Math Is Fun Forum
  Discussion about math, puzzles, games and fun.   Useful symbols: ÷ × ½ √ ∞ ≠ ≤ ≥ ≈ ⇒ ± ∈ Δ θ ∴ ∑ ∫ • π ƒ -¹ ² ³ °

You are not logged in.

#1 2019-03-08 11:11:03



Hi, I am just starting out in my geometry class and am quite confused. When I turned in my lesson I was surprised with the amount I had actually gotten correct. I answered 15 questions successfully but I missed 5 questions. I missed the following;

8. Imagine you printed out figure 1, enlarged it with a photocopier, and then compared the two figures.  Everything would look larger, but many of these things would not actually be larger because they are really infinite.  Knowing this, tell me how would ls_BC change?  How would ln_DF change?  How would ry_EG change?

AThe measure of ls_BC would be greater; the measure of ln_DF would not change; the measure of ry_EG would not change.
BThe measure of ls_BC,  ln_DF, and  ry_EG would not change.
CThe measure of ln_DF and ry_EG would be greater, but the rest would stay the same.
DThe measure of ls_BC and  ln_DF would be greater, and the rest would stay the same.
E All of their measures would be greater.
F All of their measures would stay the same.

I answered with F

11. Does every ray contain a line segment?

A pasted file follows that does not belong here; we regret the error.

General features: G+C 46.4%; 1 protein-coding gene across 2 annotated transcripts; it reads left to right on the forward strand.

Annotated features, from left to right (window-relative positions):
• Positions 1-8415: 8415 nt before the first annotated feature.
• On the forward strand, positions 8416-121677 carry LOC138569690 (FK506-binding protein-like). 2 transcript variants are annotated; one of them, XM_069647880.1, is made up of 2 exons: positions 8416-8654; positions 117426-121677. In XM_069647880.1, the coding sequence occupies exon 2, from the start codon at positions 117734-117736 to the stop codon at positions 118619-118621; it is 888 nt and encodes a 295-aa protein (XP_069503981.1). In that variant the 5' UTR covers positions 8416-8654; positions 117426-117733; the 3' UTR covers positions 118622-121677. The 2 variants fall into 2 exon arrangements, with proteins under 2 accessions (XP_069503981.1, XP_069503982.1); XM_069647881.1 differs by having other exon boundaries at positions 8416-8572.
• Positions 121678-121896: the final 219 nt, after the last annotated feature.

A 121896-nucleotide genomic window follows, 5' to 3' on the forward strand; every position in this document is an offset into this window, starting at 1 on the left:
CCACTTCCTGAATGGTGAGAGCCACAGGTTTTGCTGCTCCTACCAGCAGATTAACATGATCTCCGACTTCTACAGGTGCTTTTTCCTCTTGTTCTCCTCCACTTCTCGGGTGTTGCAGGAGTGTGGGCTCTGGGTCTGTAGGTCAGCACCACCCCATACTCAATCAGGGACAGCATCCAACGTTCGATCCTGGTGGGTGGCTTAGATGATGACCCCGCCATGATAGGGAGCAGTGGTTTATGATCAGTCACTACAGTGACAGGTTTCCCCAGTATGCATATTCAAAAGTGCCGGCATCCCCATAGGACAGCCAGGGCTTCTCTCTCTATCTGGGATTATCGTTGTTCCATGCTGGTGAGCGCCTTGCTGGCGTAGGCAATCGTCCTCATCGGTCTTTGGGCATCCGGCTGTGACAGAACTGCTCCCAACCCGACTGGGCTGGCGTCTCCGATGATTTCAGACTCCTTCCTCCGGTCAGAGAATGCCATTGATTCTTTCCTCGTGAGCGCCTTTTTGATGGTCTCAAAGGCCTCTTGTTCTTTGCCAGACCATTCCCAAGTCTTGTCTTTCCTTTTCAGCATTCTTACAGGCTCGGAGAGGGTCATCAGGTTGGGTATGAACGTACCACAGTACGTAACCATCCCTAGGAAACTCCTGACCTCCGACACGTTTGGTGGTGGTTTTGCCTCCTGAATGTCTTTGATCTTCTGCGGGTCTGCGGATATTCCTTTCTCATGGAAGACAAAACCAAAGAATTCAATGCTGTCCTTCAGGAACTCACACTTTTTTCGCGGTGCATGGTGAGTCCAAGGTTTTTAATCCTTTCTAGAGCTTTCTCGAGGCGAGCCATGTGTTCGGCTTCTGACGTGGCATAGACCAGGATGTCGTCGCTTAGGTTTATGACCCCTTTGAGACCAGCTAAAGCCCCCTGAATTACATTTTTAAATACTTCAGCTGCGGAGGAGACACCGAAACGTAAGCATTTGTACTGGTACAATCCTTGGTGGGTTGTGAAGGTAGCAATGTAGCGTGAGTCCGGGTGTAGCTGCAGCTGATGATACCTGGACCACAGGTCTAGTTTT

AOnly if there are three points on the ray
BYes, because all you need for a line segment is one point
CNo, because an element can't be two things
DNo, because the end point is really an arrow
E Yes, because every ray needs two points to define it
F No because the points are busy making a ray

I answered with D

15. In figure 1 above, can ry_EH be used to create a line?

ANo, because rays need one endpoint
BNo, because <GEH can't have a line in it
CYes, but only if it doesn't make <GEH anymore
DNo, because there aren't enough points
E Yes, because any two points can be used to make a line
F Only if you make GE a line as well

I answered with A

16. Do two rays always define a plane?

ANo, because a ray can't be used to define a plane
BYes, because we need three points
CNo, because two rays might only make one line
DYes, because rays can be extended into lines
E No, because there aren't enough points
F Yes, because it's the number of points that matter

I answered with B

17. If I have an angle between 10 and 170 degrees, do I have a plane?

AOnly if you have an additional point not on the angle
BYes, because a ray always defines a plane
CNo, because there aren't enough points
DYes, because angles are big
E No, because rays cannot be extended into lines
F Yes, because that means you have two lines that meet at a single point

I answered with E

I'm not looking for you to give me the answer but I would like some help to steer me in the right path, thank you.

#2 2019-03-08 15:48:50

Registered: 2005-06-28
Posts: 27,013

Re: Geometry

Hi jenny.marie.grace1,

You are in the right path.

Please see the following links too:

Parallel Lines and Angles.


It is no good to try to stop knowledge from going forward. Ignorance is never better than knowledge - Enrico Fermi. 

Nothing is better than reading and gaining more and more knowledge - Stephen William Hawking.


Board footer

Powered by FluxBB